There have seen a few great articles going around about backyard biologists who have, through time and dedication, brought species back from the brink. The California pipevine swallowtail is one example of how one man, Tim Wong, single handedly saved a species from extinction. And there’s a man in India, Jadav Payeng, who planted acres and acres of forest by hand and now endangered species live within the forest he’s made. Build it and they will come. Animals need safe habitat afterall, and if that’s provided for them then anything’s possible.

Well, I just wanted to let you know that I save endangered species all by myself too. The western painted turtle, Oregon spotted frog and Taylor’s checkerspot butterfly would be way worse off if not for my efforts.

Ok, well, Michelle helps too. She’s our endangered species technician so I guess I have a bit of help… And neither of us would be able to do what we do without Wildlife Preservation Canada and our valuable donors. But really it’s just me, and sometimes Michelle, saving endangered species. Except, I forgot. Without the Greater Vancouver Zoo we wouldn’t have a place to house our endangered species or water for them or food…

Michelle hard at work in the field, looking for Taylor’s checkerspot butterflies.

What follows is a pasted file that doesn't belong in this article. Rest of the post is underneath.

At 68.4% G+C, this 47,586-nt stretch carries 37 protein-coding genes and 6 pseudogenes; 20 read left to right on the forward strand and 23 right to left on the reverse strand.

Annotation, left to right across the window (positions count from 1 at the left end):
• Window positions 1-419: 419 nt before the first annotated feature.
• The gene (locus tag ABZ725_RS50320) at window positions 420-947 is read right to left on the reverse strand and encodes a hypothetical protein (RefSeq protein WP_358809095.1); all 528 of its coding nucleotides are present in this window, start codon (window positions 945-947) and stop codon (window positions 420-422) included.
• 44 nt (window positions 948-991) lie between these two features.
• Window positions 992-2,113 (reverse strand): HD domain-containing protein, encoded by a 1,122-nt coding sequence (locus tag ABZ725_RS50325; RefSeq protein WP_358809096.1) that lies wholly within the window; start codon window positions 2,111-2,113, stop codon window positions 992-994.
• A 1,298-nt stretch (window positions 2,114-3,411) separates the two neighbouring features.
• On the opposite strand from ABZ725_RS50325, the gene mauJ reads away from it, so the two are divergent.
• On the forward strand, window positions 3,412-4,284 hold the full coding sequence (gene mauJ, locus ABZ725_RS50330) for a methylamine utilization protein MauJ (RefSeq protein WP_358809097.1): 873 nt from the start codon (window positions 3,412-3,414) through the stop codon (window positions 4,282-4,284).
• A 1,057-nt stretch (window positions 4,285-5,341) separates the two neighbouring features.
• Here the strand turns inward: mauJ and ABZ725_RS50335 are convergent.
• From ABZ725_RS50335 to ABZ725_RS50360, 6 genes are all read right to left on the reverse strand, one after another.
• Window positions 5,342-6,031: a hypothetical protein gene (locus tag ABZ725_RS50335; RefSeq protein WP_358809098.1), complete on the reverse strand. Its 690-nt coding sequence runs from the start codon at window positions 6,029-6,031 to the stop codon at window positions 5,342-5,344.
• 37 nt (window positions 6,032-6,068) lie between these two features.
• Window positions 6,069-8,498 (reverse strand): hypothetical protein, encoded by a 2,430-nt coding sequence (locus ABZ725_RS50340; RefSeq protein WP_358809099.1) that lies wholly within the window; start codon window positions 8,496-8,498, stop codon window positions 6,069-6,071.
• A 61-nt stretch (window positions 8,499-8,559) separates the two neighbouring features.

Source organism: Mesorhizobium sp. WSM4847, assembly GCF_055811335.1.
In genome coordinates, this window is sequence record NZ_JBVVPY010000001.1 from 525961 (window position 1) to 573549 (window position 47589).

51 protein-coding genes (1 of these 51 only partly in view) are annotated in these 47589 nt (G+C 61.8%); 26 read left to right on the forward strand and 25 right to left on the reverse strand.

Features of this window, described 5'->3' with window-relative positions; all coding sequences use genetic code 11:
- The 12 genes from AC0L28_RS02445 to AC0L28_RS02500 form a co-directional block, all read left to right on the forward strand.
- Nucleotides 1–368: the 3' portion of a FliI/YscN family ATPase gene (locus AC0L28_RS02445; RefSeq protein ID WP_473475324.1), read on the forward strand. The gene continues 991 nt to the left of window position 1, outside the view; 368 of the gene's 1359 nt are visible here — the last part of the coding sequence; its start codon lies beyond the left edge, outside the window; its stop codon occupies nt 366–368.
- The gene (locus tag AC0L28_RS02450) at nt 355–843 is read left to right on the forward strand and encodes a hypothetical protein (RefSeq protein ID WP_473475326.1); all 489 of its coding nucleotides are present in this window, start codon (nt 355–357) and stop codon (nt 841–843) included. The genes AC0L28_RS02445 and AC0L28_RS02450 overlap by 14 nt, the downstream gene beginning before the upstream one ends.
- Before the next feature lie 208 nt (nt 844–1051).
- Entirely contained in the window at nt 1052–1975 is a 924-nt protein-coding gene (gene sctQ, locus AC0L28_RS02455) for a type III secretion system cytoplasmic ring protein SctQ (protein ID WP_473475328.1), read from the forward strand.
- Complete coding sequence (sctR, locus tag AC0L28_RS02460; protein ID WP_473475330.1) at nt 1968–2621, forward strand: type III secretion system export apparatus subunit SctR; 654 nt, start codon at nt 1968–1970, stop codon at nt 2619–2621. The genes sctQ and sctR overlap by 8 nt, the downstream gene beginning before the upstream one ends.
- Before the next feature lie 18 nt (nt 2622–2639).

But!

Aside from that, it’s all me. Just me. Saving species. Well, OK, except when I get stuck. Then I have a whole team of experts behind me. Each species I work with has a dedicated recovery team. The members of those teams are experts in their fields – animal biology, wildlife surveys, habitat restoration. We consult each other and encourage each other and work together to solve the issues facing endangered species.

Our summer student, Vancy, excited that one of our rehabilitation turtles is showing signs of impovement.

So yeah, besides all the people I just mentioned, it’s just me. Flying solo. Saving endangered species one population at a time. All by myself.

At this point you might be wondering what exactly it is I’m trying to say.

Let me explain.

There are some pretty amazing stories out there about single individuals that have helped endangered species or habitats on their own. They use their knowledge, time, and resources to do something amazing. But the reality is, most of the time, saving endangered species is a team effort.

Wildlife Preservation Canada believes in a hands on approach and all of the three species I work with have a captive breeding and head starting component. That part is my job. But that’s not species recovery. My work would be for nothing without all the other organizations and people I work with that tackle issues facing the wild populations and the habitat they live in.

Field biologist, Kendra, shows us how to acclimatize tadpoles to get them ready for release.

You might be someone who will affect change directly, like Tim Wong or Jadav Payeng, or you might be someone like me who works as part of a team, or you might be a volunteer or a donor. All of those things make a difference to species recovery. So thank you for supporting all the work I – uh, I mean, – WE do to save endangered species.